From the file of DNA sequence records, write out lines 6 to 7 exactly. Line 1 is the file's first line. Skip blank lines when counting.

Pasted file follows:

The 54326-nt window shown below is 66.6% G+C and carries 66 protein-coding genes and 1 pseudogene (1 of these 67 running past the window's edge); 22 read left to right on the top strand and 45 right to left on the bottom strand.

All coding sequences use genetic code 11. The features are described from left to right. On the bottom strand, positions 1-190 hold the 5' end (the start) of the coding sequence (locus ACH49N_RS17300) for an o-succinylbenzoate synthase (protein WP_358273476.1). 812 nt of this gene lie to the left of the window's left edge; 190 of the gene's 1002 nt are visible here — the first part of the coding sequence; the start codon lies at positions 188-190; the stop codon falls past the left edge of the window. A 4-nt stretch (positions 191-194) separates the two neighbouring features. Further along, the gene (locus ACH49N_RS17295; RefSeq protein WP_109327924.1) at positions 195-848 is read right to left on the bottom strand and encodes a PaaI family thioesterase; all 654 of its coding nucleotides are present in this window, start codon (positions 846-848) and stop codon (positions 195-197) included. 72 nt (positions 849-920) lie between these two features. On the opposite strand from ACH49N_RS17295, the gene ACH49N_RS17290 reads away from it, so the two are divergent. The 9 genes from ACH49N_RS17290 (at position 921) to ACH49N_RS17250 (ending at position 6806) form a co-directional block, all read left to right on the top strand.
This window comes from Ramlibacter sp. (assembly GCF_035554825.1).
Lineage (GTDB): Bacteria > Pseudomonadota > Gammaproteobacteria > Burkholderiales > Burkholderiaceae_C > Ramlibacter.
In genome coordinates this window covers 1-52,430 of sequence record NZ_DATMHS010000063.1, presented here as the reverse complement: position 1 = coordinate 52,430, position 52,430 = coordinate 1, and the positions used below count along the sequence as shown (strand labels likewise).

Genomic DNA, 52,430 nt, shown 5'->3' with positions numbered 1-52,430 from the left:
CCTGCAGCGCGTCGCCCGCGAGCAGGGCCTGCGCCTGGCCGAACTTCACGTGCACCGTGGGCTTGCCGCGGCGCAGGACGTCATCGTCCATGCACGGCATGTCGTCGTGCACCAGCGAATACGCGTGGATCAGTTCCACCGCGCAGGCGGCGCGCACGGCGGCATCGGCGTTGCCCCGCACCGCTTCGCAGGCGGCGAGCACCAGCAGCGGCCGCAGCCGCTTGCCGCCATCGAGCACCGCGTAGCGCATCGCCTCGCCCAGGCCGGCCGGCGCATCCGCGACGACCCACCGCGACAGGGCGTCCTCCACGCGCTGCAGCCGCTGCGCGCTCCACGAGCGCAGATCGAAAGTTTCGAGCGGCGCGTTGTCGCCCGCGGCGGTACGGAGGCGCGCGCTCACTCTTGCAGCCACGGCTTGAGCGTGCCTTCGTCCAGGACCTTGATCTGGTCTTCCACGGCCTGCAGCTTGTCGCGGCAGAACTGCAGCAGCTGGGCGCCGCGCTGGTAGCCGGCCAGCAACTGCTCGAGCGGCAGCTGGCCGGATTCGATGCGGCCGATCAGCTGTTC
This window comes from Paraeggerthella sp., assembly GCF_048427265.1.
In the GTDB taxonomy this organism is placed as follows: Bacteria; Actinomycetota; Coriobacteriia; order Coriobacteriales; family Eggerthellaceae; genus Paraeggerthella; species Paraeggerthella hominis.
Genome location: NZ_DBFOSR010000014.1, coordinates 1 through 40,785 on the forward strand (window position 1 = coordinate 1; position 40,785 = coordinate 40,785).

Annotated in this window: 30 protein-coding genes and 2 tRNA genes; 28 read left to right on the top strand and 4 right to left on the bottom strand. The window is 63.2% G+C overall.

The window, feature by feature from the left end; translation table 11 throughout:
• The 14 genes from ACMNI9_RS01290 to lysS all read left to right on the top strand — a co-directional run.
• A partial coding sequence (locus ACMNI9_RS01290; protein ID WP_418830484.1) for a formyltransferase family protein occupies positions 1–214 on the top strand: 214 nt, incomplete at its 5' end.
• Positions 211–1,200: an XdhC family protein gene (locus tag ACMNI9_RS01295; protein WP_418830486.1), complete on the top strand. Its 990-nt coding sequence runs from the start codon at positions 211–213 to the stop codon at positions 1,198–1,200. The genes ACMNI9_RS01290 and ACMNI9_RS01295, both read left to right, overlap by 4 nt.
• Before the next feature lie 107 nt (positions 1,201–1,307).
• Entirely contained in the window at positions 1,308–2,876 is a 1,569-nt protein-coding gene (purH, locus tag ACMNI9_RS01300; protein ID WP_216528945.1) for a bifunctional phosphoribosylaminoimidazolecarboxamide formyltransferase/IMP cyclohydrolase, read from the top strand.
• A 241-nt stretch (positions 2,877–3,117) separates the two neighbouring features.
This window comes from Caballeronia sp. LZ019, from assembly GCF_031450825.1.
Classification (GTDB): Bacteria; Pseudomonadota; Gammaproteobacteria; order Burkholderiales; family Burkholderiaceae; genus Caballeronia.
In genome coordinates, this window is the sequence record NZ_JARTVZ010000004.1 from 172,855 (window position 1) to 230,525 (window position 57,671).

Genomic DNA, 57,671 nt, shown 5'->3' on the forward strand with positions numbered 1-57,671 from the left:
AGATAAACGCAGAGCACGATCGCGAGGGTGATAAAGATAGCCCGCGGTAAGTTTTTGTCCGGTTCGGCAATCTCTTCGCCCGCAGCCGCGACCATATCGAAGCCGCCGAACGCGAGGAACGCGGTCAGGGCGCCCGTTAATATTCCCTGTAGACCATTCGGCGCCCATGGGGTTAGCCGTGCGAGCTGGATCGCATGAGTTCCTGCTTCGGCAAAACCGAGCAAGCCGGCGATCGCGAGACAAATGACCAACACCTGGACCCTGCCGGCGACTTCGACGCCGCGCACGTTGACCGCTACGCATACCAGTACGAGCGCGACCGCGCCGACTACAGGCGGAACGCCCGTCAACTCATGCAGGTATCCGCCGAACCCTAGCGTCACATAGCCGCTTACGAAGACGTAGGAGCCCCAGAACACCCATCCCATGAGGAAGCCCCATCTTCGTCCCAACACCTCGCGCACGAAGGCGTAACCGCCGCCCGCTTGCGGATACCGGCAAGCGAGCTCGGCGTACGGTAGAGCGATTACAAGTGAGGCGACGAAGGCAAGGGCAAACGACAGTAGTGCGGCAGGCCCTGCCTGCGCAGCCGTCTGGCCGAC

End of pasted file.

Genomic DNA, 52,430 nt, shown 5'->3' with positions numbered 1-52,430 from the left:
CCTGCAGCGCGTCGCCCGCGAGCAGGGCCTGCGCCTGGCCGAACTTCACGTGCACCGTGGGCTTGCCGCGGCGCAGGACGTCATCGTCCATGCACGGCATGTCGTCGTGCACCAGCGAATACGCGTGGATCAGTTCCACCGCGCAGGCGGCGCGCACGGCGGCATCGGCGTTGCCCCGCACCGCTTCGCAGGCGGCGAGCACCAGCAGCGGCCGCAGCCGCTTGCCGCCATCGAGCACCGCGTAGCGCATCGCCTCGCCCAGGCCGGCCGGCGCATCCGCGACGACCCACCGCGACAGGGCGTCCTCCACGCGCTGCAGCCGCTGCGCGCTCCACGAGCGCAGATCGAAAGTTTCGAGCGGCGCGTTGTCGCCCGCGGCGGTACGGAGGCGCGCGCTCACTCTTGCAGCCACGGCTTGAGCGTGCCTTCGTCCAGGACCTTGATCTGGTCTTCCACGGCCTGCAGCTTGTCGCGGCAGAACTGCAGCAGCTGGGCGCCGCGCTGGTAGCCGGCCAGCAACTGCTCGAGCGGCAGCTGGCCGGATTCGATGCGGCCGATCAGCTGTTC